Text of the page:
At a bare minimum, we mathematicians should talk about this. Maybe we should go further. Eminent mathematicianÂ Alexander Beilinson of the University of ChicagoÂ has proposed that the American Mathematical Society sever all ties with the NSA, and that working for it or its partners should become “socially unacceptable” in the same way that working for the KGB became unacceptable to many in the Soviet Union.
Not everyone will agree, but it reminds us that we have both individual choices and collective power. Individuals can withdraw their labour. Heads of university departments can refuse staff leave to work for the NSA or GCHQ. National mathematical societies can stop publishing the agencies’ job adverts, refuse their money, or even expel members who work for agencies of mass surveillance.
At the very least, we should acknowledge that these choices are ours to make. We are human beings first and mathematicians second, and if we do not like what the secret services are doing, we should not cooperate.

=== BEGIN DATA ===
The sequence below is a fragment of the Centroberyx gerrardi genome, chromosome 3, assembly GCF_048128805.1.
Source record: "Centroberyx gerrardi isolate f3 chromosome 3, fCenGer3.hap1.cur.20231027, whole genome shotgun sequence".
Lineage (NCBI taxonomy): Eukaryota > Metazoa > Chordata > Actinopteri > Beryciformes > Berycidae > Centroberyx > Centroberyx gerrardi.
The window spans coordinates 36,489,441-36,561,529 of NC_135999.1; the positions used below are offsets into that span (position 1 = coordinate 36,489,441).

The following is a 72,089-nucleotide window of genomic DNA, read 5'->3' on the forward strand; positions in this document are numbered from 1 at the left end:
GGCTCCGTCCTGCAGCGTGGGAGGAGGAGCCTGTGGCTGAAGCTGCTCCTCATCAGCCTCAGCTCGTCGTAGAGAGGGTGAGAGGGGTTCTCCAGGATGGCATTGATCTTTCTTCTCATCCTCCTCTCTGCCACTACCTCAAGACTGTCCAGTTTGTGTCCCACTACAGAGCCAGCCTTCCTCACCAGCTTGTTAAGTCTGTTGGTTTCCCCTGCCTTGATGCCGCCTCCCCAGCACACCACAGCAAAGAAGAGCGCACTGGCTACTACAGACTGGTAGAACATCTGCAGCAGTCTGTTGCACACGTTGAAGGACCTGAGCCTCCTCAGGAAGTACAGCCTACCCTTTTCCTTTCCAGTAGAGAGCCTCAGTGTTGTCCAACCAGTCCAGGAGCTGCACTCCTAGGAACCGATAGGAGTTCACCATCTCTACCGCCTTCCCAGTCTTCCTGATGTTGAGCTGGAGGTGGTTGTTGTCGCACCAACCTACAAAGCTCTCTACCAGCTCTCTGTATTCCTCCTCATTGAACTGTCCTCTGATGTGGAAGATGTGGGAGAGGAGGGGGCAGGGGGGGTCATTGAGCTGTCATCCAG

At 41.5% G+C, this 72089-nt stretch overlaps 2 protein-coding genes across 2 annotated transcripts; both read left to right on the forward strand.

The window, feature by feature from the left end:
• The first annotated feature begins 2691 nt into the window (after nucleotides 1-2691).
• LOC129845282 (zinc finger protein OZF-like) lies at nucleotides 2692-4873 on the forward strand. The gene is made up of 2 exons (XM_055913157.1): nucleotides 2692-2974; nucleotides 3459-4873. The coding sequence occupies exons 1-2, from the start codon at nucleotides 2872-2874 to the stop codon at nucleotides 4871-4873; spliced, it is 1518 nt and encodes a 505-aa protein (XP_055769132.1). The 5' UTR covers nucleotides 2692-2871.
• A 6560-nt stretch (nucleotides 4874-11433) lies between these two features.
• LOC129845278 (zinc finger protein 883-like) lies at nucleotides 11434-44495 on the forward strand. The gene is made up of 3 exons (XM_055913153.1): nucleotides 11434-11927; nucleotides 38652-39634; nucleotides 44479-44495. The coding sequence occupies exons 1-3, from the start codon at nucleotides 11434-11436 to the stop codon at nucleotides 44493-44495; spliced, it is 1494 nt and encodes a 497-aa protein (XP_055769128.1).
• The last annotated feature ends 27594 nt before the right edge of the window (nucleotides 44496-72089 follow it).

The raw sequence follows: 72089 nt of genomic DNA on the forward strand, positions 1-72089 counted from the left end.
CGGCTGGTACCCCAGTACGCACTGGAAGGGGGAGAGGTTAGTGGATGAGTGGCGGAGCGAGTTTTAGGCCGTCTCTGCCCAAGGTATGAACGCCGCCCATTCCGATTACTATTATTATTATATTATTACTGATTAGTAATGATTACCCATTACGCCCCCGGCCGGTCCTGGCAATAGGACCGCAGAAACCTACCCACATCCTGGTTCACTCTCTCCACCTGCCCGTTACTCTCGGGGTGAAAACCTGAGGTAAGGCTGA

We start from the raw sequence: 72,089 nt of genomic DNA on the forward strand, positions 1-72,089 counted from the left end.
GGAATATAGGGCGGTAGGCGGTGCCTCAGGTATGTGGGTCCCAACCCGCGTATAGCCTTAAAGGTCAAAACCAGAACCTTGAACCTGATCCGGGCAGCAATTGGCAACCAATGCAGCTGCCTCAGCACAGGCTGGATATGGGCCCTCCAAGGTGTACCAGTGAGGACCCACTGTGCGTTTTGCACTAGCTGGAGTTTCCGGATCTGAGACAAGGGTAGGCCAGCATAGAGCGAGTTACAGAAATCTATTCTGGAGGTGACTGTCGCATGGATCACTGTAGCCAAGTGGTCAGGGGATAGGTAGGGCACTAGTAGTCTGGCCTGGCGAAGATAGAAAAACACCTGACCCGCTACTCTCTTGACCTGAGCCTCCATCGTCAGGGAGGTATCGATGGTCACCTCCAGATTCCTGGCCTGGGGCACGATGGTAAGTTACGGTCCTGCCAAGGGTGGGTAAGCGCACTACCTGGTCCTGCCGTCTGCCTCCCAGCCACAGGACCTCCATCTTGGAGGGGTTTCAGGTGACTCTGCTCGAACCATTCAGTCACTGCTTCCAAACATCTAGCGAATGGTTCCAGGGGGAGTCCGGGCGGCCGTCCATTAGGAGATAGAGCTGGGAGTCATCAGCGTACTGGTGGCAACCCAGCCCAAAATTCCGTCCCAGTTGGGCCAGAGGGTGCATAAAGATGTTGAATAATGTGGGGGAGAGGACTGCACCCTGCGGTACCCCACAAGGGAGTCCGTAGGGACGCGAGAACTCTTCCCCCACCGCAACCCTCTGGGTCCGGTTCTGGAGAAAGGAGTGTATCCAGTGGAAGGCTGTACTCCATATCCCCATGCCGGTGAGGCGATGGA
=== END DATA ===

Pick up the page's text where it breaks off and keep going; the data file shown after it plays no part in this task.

Thanks to Edward Snowden we have learned about America’s and other countries illegitimate and immoral mass surveillance operations. More revelations about the extent of the surveillance programs are sure to come. Just in the past couple of days it was revealed that the NSA operates a kill list based on SIM cards in cell phones regardless of who actually uses the phone.
The argument that we shouldn’t care about the surveillance because they only look at metadata is bunk. SIM cards are an example of the metadata the NSA (et. al) care about and it has led to too many civilian deaths from drone strikes.